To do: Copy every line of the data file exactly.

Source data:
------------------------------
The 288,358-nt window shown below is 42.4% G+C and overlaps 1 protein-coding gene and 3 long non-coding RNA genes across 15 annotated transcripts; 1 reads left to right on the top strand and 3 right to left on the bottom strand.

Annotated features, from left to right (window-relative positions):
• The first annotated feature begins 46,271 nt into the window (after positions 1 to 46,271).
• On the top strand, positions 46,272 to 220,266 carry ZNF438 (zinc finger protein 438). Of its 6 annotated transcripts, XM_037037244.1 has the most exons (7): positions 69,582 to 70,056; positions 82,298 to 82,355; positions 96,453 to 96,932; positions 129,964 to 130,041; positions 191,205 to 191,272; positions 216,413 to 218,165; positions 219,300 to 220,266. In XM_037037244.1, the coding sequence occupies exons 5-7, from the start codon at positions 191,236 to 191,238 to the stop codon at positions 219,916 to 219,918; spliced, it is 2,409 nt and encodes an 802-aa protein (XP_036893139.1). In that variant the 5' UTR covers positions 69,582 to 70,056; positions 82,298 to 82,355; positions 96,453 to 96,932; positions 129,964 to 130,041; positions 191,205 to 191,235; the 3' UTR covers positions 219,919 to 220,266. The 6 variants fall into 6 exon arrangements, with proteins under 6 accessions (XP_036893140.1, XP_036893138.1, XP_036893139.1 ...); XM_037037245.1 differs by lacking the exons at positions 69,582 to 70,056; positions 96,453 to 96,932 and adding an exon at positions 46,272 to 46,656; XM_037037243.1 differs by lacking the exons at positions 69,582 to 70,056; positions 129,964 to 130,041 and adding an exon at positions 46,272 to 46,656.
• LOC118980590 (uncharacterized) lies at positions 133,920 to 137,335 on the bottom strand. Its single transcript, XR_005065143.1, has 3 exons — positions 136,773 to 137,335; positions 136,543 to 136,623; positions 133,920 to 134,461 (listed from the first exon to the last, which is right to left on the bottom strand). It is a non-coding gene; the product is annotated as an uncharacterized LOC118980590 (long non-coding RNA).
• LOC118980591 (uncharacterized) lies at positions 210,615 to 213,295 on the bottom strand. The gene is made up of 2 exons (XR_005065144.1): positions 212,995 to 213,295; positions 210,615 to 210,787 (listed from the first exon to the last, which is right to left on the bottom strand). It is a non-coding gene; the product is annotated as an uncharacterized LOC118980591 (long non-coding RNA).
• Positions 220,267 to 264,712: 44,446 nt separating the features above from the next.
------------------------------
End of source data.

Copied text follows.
The 288,358-nt window shown below is 42.4% G+C and overlaps 1 protein-coding gene and 3 long non-coding RNA genes across 15 annotated transcripts; 1 reads left to right on the top strand and 3 right to left on the bottom strand.

Annotated features, from left to right (window-relative positions):
• The first annotated feature begins 46,271 nt into the window (after positions 1 to 46,271).
• On the top strand, positions 46,272 to 220,266 carry ZNF438 (zinc finger protein 438). Of its 6 annotated transcripts, XM_037037244.1 has the most exons (7): positions 69,582 to 70,056; positions 82,298 to 82,355; positions 96,453 to 96,932; positions 129,964 to 130,041; positions 191,205 to 191,272; positions 216,413 to 218,165; positions 219,300 to 220,266. In XM_037037244.1, the coding sequence occupies exons 5-7, from the start codon at positions 191,236 to 191,238 to the stop codon at positions 219,916 to 219,918; spliced, it is 2,409 nt and encodes an 802-aa protein (XP_036893139.1). In that variant the 5' UTR covers positions 69,582 to 70,056; positions 82,298 to 82,355; positions 96,453 to 96,932; positions 129,964 to 130,041; positions 191,205 to 191,235; the 3' UTR covers positions 219,919 to 220,266. The 6 variants fall into 6 exon arrangements, with proteins under 6 accessions (XP_036893140.1, XP_036893138.1, XP_036893139.1 ...); XM_037037245.1 differs by lacking the exons at positions 69,582 to 70,056; positions 96,453 to 96,932 and adding an exon at positions 46,272 to 46,656; XM_037037243.1 differs by lacking the exons at positions 69,582 to 70,056; positions 129,964 to 130,041 and adding an exon at positions 46,272 to 46,656.
• LOC118980590 (uncharacterized) lies at positions 133,920 to 137,335 on the bottom strand. Its single transcript, XR_005065143.1, has 3 exons — positions 136,773 to 137,335; positions 136,543 to 136,623; positions 133,920 to 134,461 (listed from the first exon to the last, which is right to left on the bottom strand). It is a non-coding gene; the product is annotated as an uncharacterized LOC118980590 (long non-coding RNA).
• LOC118980591 (uncharacterized) lies at positions 210,615 to 213,295 on the bottom strand. The gene is made up of 2 exons (XR_005065144.1): positions 212,995 to 213,295; positions 210,615 to 210,787 (listed from the first exon to the last, which is right to left on the bottom strand). It is a non-coding gene; the product is annotated as an uncharacterized LOC118980591 (long non-coding RNA).
• Positions 220,267 to 264,712: 44,446 nt separating the features above from the next.